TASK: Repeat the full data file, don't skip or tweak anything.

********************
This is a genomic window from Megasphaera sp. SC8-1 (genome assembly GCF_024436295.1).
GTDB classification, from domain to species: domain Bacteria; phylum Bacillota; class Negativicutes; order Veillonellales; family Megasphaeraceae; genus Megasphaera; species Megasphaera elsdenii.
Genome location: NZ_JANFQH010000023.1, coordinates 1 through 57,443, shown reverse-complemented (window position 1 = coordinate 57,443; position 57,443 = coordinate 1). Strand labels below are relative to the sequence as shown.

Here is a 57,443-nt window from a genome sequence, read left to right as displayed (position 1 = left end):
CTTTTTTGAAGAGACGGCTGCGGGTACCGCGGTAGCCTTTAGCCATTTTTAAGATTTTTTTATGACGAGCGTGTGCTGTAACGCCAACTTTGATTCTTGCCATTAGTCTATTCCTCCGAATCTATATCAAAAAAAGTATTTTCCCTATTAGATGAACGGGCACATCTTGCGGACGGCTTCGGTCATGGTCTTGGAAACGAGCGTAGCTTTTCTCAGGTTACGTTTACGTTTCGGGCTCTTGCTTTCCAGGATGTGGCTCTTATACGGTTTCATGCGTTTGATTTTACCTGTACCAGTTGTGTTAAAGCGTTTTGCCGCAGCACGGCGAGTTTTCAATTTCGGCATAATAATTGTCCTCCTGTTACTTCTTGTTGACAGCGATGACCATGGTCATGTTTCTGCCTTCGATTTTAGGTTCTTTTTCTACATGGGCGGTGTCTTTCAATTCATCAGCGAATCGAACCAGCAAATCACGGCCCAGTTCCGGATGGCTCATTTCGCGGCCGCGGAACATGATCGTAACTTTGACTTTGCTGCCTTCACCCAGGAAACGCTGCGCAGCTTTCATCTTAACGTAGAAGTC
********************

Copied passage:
This is a genomic window from Megasphaera sp. SC8-1 (genome assembly GCF_024436295.1).
GTDB classification, from domain to species: domain Bacteria; phylum Bacillota; class Negativicutes; order Veillonellales; family Megasphaeraceae; genus Megasphaera; species Megasphaera elsdenii.
Genome location: NZ_JANFQH010000023.1, coordinates 1 through 57,443, shown reverse-complemented (window position 1 = coordinate 57,443; position 57,443 = coordinate 1). Strand labels below are relative to the sequence as shown.

Here is a 57,443-nt window from a genome sequence, read left to right as displayed (position 1 = left end):
CTTTTTTGAAGAGACGGCTGCGGGTACCGCGGTAGCCTTTAGCCATTTTTAAGATTTTTTTATGACGAGCGTGTGCTGTAACGCCAACTTTGATTCTTGCCATTAGTCTATTCCTCCGAATCTATATCAAAAAAAGTATTTTCCCTATTAGATGAACGGGCACATCTTGCGGACGGCTTCGGTCATGGTCTTGGAAACGAGCGTAGCTTTTCTCAGGTTACGTTTACGTTTCGGGCTCTTGCTTTCCAGGATGTGGCTCTTATACGGTTTCATGCGTTTGATTTTACCTGTACCAGTTGTGTTAAAGCGTTTTGCCGCAGCACGGCGAGTTTTCAATTTCGGCATAATAATTGTCCTCCTGTTACTTCTTGTTGACAGCGATGACCATGGTCATGTTTCTGCCTTCGATTTTAGGTTCTTTTTCTACATGGGCGGTGTCTTTCAATTCATCAGCGAATCGAACCAGCAAATCACGGCCCAGTTCCGGATGGCTCATTTCGCGGCCGCGGAACATGATCGTAACTTTGACTTTGCTGCCTTCACCCAGGAAACGCTGCGCAGCTTTCATCTTAACGTAGAAGTC